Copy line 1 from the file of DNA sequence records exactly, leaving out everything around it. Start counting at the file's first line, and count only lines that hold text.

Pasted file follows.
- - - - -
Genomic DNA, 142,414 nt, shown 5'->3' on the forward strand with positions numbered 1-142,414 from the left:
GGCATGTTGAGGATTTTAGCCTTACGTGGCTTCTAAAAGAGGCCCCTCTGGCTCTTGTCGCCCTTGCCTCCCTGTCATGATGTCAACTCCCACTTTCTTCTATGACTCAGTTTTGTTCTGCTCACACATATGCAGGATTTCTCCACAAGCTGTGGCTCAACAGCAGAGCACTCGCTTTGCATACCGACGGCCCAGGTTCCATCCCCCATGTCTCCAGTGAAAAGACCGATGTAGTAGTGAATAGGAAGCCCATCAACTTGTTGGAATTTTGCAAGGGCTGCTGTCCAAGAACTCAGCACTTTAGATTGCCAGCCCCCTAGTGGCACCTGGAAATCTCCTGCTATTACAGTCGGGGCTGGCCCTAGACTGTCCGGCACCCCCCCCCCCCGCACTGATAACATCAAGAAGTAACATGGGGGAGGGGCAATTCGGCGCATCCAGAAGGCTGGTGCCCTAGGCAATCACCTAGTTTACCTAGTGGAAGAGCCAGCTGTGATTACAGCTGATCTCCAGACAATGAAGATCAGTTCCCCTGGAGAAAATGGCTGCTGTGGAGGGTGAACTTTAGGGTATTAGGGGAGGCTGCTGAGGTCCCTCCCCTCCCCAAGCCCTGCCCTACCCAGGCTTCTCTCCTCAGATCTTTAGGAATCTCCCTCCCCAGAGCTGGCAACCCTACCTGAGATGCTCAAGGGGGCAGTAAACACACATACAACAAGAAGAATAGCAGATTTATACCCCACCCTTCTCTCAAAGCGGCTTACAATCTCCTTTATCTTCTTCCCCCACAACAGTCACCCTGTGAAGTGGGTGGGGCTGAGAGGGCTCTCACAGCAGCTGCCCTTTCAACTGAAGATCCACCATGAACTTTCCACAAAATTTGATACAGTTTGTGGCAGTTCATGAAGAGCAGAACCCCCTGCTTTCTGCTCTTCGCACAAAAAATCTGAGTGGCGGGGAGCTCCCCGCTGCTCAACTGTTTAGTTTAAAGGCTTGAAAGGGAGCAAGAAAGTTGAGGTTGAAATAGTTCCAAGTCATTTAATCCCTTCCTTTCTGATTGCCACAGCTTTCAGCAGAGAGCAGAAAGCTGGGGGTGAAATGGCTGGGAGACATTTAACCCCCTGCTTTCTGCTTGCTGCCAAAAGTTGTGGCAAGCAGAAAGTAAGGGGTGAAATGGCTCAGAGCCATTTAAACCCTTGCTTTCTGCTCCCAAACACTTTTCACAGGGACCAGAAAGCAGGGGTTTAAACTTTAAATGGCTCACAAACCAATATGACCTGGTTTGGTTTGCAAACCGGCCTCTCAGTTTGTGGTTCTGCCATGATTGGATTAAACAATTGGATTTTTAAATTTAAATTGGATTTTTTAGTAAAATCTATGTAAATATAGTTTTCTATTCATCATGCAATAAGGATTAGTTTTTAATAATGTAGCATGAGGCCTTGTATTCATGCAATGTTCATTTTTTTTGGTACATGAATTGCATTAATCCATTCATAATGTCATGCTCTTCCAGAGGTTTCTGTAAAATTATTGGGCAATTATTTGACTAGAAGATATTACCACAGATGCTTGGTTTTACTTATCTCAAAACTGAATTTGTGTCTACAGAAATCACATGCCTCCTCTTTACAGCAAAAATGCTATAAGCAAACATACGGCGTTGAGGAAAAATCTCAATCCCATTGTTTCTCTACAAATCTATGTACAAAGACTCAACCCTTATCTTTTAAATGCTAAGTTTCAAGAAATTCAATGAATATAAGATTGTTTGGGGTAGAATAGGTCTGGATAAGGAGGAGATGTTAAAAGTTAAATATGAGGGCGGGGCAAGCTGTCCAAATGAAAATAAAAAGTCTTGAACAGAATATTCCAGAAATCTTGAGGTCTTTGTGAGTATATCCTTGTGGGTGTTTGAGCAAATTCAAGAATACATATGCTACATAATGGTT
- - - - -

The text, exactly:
Genomic DNA, 142,414 nt, shown 5'->3' on the forward strand with positions numbered 1-142,414 from the left: